1. Agile Phalanges*

          Yeesh. When I write procedures, I at least assume the person has a basic knowledge of things like Word and Excel and of our ERP system. Even if they’re a temp fresh off the street, those are things that literally anyone at the company could show them, so I don’t feel like I need to write “Highlight all the cells, click onto the “Home” tab (just below the save button), click “Sort and Filter….” etc and so on, and instead can just write “Sort the spreadsheet by the “Name” column.”

        2. Alternative Person*

          I recently had to write something like this for some seasonal department admin and I hear you. It feels ridiculous to be writing instructions like that to adults, but if there wasn’t that level of detail, there would be so many more problems (and there were problems anyway!). You just can’t win sometimes.

      2. Observer*

        I think the amount of documentation is probably part of the *cause* of the unwillingness/inability to think it through.

        I don’t think so. I’ve been in the position of having to write documentation and the only time anyone is expected to give instructions like how to count stuff, is when writing for two specific groups of people. One is the type of people who need extra hand-holding on tasks that they see as not truly part of their job, but which needs to be done for them to actually be able to do their job. (eg I recently had to explain to people how to change their 2FA, and we have some people who just don’t see that understanding technology is actually PART of their job rather than something “It makes us do” to get our job done. It’s easier to do the baby steps than fight this battle.) The other group is when we get someone to do a SINGLE task that’s really part of another job which they are totally unqualified for. (eg Office management always enters new items into inventory before they send it to the correct person, but we have a backlog of items that need to be entered. So, I’ll put in things like HOW to log in, not just “log in to system x”.

        Neither applies here.

    4. VaguelySpecific*

      I’m a doc admin and I am absolutely saving this for use in the future….because I know I will have use for it.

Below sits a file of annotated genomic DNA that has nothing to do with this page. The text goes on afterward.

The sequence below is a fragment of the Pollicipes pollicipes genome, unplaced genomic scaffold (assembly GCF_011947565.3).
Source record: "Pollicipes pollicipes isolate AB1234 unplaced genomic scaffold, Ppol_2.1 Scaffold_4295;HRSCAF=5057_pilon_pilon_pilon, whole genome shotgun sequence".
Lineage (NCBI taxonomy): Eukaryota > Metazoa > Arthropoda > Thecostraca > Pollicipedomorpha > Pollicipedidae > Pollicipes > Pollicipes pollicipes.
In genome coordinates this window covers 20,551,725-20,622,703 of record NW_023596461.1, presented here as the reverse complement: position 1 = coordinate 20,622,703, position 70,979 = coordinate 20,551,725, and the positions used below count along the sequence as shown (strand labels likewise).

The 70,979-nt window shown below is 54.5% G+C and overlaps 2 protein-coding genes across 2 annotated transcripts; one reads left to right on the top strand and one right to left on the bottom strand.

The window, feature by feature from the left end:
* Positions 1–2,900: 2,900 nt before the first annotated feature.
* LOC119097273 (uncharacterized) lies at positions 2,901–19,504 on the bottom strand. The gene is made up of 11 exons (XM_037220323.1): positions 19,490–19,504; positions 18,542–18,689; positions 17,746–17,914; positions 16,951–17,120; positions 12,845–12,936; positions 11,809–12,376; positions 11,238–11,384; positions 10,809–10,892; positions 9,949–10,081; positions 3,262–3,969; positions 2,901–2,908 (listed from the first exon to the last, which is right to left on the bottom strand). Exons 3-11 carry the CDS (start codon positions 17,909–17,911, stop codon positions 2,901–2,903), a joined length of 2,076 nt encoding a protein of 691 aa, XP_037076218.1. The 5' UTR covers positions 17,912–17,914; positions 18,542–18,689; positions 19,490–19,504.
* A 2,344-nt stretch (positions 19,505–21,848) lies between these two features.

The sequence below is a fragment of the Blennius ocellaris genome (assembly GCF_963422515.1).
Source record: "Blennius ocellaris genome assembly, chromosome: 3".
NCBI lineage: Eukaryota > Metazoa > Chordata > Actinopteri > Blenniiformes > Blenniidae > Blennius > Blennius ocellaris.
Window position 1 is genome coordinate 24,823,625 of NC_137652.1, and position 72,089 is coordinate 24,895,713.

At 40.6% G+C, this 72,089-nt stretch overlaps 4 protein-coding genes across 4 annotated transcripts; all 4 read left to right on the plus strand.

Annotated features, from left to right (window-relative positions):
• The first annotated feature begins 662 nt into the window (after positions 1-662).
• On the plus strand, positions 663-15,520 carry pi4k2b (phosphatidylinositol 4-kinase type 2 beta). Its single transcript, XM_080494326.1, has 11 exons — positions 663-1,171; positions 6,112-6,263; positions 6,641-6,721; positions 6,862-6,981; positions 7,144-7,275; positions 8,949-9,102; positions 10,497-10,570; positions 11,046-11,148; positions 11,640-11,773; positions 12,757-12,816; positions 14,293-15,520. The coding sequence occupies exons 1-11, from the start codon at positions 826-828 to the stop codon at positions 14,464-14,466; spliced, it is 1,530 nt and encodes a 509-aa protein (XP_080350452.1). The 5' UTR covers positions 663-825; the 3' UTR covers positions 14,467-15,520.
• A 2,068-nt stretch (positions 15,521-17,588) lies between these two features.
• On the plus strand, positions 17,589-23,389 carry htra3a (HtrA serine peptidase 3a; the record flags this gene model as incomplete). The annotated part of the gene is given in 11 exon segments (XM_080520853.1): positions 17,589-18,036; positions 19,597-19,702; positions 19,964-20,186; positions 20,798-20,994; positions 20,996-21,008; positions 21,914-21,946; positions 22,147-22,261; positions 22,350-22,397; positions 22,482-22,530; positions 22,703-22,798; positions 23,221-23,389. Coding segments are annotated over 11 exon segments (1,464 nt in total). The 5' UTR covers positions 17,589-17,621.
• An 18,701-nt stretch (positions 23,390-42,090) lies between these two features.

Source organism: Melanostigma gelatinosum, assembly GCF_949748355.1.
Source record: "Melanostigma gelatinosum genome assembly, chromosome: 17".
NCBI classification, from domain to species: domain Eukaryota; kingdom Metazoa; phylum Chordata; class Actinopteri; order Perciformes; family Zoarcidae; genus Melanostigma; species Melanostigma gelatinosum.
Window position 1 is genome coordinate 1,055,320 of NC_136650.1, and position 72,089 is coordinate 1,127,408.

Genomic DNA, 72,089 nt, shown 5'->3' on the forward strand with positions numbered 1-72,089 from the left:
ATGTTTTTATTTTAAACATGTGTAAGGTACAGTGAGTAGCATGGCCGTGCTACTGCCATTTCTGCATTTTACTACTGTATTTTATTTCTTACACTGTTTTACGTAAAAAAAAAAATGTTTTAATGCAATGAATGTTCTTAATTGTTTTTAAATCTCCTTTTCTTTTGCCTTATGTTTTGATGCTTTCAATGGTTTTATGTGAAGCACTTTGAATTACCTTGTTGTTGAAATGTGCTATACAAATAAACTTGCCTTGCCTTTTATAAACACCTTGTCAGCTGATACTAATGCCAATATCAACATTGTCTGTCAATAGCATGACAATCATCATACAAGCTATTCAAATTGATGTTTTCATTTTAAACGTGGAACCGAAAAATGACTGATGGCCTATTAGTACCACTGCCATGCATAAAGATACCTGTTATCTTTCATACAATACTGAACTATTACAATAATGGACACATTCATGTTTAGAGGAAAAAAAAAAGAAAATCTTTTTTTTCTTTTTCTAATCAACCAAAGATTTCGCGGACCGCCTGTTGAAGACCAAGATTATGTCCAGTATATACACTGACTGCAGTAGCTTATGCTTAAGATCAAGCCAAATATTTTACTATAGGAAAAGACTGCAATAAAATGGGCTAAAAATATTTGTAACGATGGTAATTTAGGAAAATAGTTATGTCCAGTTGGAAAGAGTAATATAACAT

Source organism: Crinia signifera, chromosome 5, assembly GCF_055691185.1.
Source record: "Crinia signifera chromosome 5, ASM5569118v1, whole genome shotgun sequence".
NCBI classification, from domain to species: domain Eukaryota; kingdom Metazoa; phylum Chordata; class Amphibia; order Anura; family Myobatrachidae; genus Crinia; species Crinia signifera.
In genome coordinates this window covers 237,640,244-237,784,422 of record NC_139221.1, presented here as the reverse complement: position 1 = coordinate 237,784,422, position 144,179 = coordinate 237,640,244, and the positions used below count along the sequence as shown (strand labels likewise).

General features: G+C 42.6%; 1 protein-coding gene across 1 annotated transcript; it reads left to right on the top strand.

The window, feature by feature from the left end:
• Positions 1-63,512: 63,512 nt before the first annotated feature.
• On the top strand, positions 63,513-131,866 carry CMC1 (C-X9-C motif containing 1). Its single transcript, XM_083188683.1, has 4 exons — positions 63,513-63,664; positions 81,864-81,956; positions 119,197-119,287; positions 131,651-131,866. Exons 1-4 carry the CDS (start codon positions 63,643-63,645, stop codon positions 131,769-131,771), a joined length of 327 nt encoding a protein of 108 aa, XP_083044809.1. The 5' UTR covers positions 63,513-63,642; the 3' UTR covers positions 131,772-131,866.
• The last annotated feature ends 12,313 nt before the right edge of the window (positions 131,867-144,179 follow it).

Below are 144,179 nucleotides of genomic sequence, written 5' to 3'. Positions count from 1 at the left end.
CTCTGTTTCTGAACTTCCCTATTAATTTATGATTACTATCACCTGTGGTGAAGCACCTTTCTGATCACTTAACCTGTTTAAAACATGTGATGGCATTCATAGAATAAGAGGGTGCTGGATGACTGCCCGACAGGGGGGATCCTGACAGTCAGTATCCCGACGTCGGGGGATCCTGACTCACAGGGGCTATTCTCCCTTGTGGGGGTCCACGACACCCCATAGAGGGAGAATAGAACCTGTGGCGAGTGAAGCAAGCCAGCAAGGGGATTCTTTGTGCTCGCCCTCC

5. Sola Lingua Bona Lingua Mortua Est*

      No amount of documentation can overcome an unwillingness to think for yourself. The demand for instructions on how to count things absolutely slew me.

      Did OP remember to include instructions for the boss to keep breathing during the process?

  3. Butterfly Counter*

    Oh, goodness, this sounds familiar. I’m at the end of my semester and my students are doing similar “rules lawyering” maneuvers when it is coming to their assignments and grading. “You didn’t write out…” very obvious rule that I actually did address many times in class that they were absent for.

    However, for me, I’m still employed there so I just address their problem in the moment add yet another line to my instructions for the next time I teach that class.

    1. Dr. Rebecca*

      mmmHMM. A friend of mine said it this way: fool me once, shame on you; fool me twice, it’s going in the syllabus.

    2. Hanani*

      Oof, solidarity. Amazing how much time and energy is put into rules-lawyering, cheating, and/or trying to clean up a mess. 30 sec of stopping to think would save us all so much trouble

    3. Unkempt Flatware*

      This reminds me of a prof who was so irritated by poor writing (this was a Mexican American studies course which was required of freshman in my state) so she created a very strict rubric that outlined every single thing you were to do to get all the points possible. I mean, it spelled out spacing in the in-text and reference page citations and you’d lose points for using two spaces instead of one. A bunch of us realized that this rubric basically showed that this paper could be written about under water basket weaving and get full points.